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Archive | Volcano

Hawaii Volcanoes National Park. Lava tree mold with pieces of partly charred wood, which are remnants of the top of tree, on the 1823 lava flow of Kilauea Volcano. Photo by H.T. Stearns, July 11, 1924.

Volcano Watch: Description of Kīlauea eruptions started at a very opportune time

William Ellis led a team of missionaries on a tour of the Island of Hawaiʻi starting on July 18, 1823, from the village of Kailua. They were the first to publish a description of Kīlauea Crater.

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Volcano Watch: Kilauea activity update for July 17, 2014

On Kīlauea’s East Rift Zone, the lava pond constructed over the June 27 breakout point has been abandoned, and, instead, tube-fed lava flows have begun to advance toward the northeast.

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A look at the lava shield formed from lava erupting from the June 27 vent with a thermal image camera June 30, 2014. The shield consists of a broad, and relatively flat, top with multiple narrow streams of lava flowing down the sides. Photo courtesy of USGS/HVO

Volcano Watch: Kilauea activity update for July 10, 2014

On Kīlauea’s East Rift Zone, the June 27 breakout continues to build a low shield, topped by a lava pond on the northeast flank of Pu‘u ‘Ō‘ō.

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Volcano Watch: O-CO2, can you see by the dawn’s early light?

On July 4th NASA’s launched it’s first spacecraft dedicated to the study of carbon dioxide (CO2) in the Earth’s atmosphere.

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A sketch by Joseph Nāwahī showing the 1881 lava flow approaching Hilo. (Courtesy of National Park Service, Hawai'i Volcanoes National Park, HAVO 394, Volcano House Guest Register 1873 to 1885, illustration by Joseph Nāwahī, February 21, 1881.)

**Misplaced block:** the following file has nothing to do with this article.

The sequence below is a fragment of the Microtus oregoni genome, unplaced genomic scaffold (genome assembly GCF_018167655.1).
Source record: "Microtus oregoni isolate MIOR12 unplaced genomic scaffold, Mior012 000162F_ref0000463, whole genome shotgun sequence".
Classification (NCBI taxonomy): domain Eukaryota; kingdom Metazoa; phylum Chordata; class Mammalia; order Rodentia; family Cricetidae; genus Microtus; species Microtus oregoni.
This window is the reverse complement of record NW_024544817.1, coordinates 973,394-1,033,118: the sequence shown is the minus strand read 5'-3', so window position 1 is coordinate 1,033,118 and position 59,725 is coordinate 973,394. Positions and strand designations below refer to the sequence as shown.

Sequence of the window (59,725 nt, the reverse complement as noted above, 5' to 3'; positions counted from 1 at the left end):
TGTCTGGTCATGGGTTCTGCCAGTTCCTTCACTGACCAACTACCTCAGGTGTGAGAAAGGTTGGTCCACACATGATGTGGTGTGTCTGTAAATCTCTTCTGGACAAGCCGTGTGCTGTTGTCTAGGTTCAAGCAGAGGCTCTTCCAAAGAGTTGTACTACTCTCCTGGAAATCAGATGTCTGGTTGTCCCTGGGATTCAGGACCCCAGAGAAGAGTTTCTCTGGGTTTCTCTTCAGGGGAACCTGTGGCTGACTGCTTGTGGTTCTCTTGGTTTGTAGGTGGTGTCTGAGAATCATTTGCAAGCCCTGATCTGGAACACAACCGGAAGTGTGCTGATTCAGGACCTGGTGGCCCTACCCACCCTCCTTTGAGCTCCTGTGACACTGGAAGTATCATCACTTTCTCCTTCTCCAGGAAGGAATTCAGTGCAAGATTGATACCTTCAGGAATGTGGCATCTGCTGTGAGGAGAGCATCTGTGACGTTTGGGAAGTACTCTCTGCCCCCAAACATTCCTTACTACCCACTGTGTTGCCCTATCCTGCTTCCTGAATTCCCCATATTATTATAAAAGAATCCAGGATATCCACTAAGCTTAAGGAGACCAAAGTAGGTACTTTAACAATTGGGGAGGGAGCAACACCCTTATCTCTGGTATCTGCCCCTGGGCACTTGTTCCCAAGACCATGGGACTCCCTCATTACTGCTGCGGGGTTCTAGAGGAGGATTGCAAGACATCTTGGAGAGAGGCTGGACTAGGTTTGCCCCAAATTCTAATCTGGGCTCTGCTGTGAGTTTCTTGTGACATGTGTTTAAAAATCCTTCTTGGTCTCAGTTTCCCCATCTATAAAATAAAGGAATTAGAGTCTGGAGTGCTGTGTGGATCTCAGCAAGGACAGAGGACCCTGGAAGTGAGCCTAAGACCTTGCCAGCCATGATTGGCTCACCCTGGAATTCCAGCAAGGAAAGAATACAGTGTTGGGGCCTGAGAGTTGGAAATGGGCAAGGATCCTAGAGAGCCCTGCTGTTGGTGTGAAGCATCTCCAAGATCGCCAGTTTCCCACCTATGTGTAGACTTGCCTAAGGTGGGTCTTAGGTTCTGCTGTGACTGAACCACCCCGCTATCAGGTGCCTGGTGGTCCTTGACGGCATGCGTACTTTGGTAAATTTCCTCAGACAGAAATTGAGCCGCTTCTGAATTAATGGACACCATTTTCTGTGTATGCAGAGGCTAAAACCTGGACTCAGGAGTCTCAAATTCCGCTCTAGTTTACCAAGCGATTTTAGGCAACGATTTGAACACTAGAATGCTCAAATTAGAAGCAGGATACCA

Volcano Watch: Hilo was again threatened by a Mauna Loa lava flow in 1881

Hilo was threatened by lava during an eruption sequence that started at the summit in early May 1880. After a several-month hiatus, the sequence resumed on November 5, 1880.

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Volcano Watch: Kilauea activity update for June 26, 2014

A lava lake within Halema‘uma‘u produced nighttime glow that was visible via HVO’s Webcam during the past week.

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June 17, 2014, photo showing smoke produced by the incursion of the Kahauale‘a 2 flow into native forest 7.0 km (4.3 miles) northeast of Pu‘u ‘Ō‘ō , which is visible in the background. Photo courtesy of USGS/HVO

Volcano Watch: The Kahauale‘a 2 flow continues its slow, erratic advance

The Kahauale‘a 2 lava flow advanced yet again through late April and early May 2014. This period, however, was accompanied by more profound pressurization within the magma chamber beneath Kīlauea.

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Volcano Watch: Kilauea activity update for June 19, 2014

A lava lake within Halema‘uma‘u produced nighttime glow that was visible via HVO’s Webcam during the past week. The lava lake level rose slightly, reaching about 118 ft below the rim.

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Hawaii Volcanoes National Park. 1984 eruption of Mauna Loa Volcano. Fountaining at en echelon fissures. Photo by J.D. Griggs, March 25, 1984.

Volcano Watch: Mauna Loa—A Stirring Giant?

After a 30-year repose, Mauna Loa may be slowly stirring to life. While there are no signs of impending eruption, the Hawaiian Volcano Observatory has recorded an increased level of seismic activity on the flanks and summit over the past 13 months.

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The lava pond in the northeast portion of Puʻu ʻŌʻō crater remains active, and has built up a slightly elevated rim following several overflows over the past week. On June 6, 2014 the pond was gently gas pistoning - a process that involves the cyclic rise and fall of the lava level due to gas buildup and release.

Volcano Watch: Kilauea activity update for June 12, 2014

The lava lake level rose during the week, reaching about 40 m (130 ft) below the rim of the Overlook crater by Thursday, June 12.

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Volcano Watch: The 1855‒1856 Mauna Loa lava flow nearly devastated Hilo

On the evening of August 11, 1855, Mauna Loa erupted from a location described as 1,000 to 2,000 ft below the summit of the volcano. This sent a lava flow advancing toward Hilo.

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Volcano Watch: Kilauea activity update for June 5, 2014

A lava lake within Halema‘uma‘u produced nighttime glow that was visible via HVO’s Webcam during the past week.

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Jul 24, 2014 / 12:54 pm

 

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